"I don't like chatty. I don't do chatty. I like quiet. Quiet and mean -- those are my people." -Jackie PeytonAs mentioned yesterday when I linked to my Edie Falco interview (also available in transcript form!), I didn't get an opportunity to do a proper review of "Nurse Jackie" due to space and time constraints. So this review will be a bit more general than ones for later episodes.
"Nurse Jackie," the pilot in particular, is constructed out of a lot of second-hand parts. We have the medical professional who plays by her own rules ("House" among others), knows more than the people at the hospital who outrank her (ditto), has a painkiller addiction (triple ditto) and has an ongoing relationship that we discover at the episode's end is really an affair, because our heroine has a spouse and kids at home ("Mad Men").
(Note: I'm not saying "House" or "Mad Men" invented any of those tropes. If anything, I was amused when AMC requested we not reveal the end of the "Mad Men" pilot in our reviews, since it seemed so bloody obvious that Don was married, because I'd seen that beat so many other places. I'm just saying that those are two current shows that play in a lot of the same territory.)
But my opinion is that it's not the song, but how you sing it, and Edie Falco makes some beautiful damn music as Jackie.
Forget about any "she's so different from Carmela!" commentary, since that pretty much goes without saying. (The butch haircut alone oughta end that discussion.) Just taken as an isolated performance, it's wonderful: funny where she needs to be (loved Jackie's reaction to Coop grabbing her breast), not overly strident when she's tearing into authority figures(*), just the right amount of tender (which is to say around 10%) in those rare moments where Jackie's facade cracks even a little, and compelling throughout. It took me a couple of episodes to get on board with the show beyond Falco, but she's so damn good I would have given it a whole lot of rope before deciding the rest wasn't for me.
(*) "Nurse Jackie" is gonna look even better next week when TNT's nearly-identical -- but vastly inferior in every way -- "Hawthorne" debuts. I think Jada Pinkett's hands my be surgically glued to her hips in that show.
Yes, they lay on the Jackie-as-vigilante-nurse thing a bit thick here, between the organ donor forgery, the flushed ear, giving the stolen boots and money to the bike messenger's pregnant girlfriend, etc. But pilots often have to color in broad strokes to make an impression, then get more into nuance as they go forward.
But even here, I think Falco plays well off most of the cast, I like the undercurrent of Catholicism throughout, and it works as a dramedy. That is, it doesn't feel too short at 30 minutes, has a nice balance of pathos and laughs, and left me feeling satisfied at the end. (In that way, it's not unlike another show I'm writing about this summer, "Sports Night," though the tones and worldviews of the two shows couldn't be more different.)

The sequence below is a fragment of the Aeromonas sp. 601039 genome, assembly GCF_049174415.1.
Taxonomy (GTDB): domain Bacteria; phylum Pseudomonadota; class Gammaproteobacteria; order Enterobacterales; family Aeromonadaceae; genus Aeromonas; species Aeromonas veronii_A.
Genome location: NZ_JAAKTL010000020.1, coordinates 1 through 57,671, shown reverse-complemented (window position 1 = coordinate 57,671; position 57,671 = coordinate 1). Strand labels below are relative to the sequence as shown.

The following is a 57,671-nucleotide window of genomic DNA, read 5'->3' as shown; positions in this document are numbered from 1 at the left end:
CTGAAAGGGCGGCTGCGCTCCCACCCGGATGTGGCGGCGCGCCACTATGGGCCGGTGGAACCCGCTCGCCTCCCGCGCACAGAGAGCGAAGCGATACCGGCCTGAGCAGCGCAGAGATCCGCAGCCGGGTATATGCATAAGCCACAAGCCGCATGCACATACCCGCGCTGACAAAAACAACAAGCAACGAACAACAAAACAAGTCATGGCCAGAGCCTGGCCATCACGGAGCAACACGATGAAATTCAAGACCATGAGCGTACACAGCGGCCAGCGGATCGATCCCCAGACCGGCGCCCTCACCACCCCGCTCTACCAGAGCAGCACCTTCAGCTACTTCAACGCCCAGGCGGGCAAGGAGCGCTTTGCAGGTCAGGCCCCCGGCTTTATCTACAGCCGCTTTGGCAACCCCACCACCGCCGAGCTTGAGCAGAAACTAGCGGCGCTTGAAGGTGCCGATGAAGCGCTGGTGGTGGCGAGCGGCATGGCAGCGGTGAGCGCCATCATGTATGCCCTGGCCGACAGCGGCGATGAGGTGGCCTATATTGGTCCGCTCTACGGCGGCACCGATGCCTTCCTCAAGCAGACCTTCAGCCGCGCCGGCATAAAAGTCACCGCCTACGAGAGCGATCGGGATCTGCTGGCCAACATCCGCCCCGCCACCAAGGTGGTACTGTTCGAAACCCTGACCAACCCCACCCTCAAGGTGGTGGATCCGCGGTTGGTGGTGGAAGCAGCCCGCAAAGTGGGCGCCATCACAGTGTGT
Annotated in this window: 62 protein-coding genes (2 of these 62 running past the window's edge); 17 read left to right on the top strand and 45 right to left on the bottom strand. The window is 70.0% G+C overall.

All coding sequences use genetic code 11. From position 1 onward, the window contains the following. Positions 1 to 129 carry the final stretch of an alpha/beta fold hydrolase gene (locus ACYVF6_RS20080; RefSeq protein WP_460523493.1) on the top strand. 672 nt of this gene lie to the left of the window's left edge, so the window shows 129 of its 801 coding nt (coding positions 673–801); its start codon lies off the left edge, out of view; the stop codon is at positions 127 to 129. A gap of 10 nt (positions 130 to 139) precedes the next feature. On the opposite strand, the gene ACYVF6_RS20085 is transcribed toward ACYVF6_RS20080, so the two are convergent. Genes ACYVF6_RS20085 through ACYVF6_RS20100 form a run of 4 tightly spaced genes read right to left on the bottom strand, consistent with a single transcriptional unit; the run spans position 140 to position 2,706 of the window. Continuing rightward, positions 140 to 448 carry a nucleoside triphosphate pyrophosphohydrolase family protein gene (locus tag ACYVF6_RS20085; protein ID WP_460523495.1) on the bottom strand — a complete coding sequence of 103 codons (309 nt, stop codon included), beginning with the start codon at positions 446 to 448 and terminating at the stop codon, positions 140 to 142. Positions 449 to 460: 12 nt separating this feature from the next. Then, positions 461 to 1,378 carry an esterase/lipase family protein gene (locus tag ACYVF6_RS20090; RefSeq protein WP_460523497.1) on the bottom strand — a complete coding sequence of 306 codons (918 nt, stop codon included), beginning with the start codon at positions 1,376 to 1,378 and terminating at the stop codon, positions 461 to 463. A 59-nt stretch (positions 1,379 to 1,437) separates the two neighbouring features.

Some other thoughts:
• Back when he was starring in Fox's short-lived "Fastlane," I noticed that Peter Facinelli not only looks a little like young Tom Cruise, but sounds exactly like him, and it's one of those things you can't un-learn. So I unfortunately spent a lot of his screen time here noticing that he's picked up on some other Cruise mannerisms over the years, like the way he flares his nostrils. I don't think it's intentional, and this is certainly preferable to, say Brad Rowe (a guy who had a career for a few years in the late '90s because he was a dead ringer for Brad Pitt, even though he couldn't act a lick), but I don't think I'm ever going to not be distracted by this.
• The one part of the pilot I really disliked was Anna Deveare Smith as the nosy hospital administrator. And, really, it took through nearly the sixth episode (the last I've seen in advance) to warm to her. Her character is the one part of the show that feels too broad and easy, and I say that as someone who usually believes the ADS hype.
• Getting back to "Hawthorne" for a moment, that show also features an overly chatty, neurotic, eager nursing student (Vanessa Lengies from "American Dreams"), and, for that matter, NBC's "Mercy" has Michelle Trachtenberg as its overly chatty, neurotic, eager nursing student. I haven't seen "Mercy" yet, other than a clip reel, but I expect Merritt Wever to own them all in in this category. She's hilarious.
• Yes, like everyone else, I'm weirded out by seeing Falco have on-screen sex with Paul Schulze, who played Father Phil -- who very much wanted to have sex with Carmela -- on "The Sopranos." But Schulze -- who, as Falco notes in our interview, has been in more than a dozen projects with her since their college days at SUNY Purchase -- is a really good actor who does some interesting things as Eddie, and I don't want to begrudge him the work just because of the weird meta level to it. By episode 2 or 3, you'll have hopefully (as I did) forgotten about the Father Phil factor.
What did everybody else think?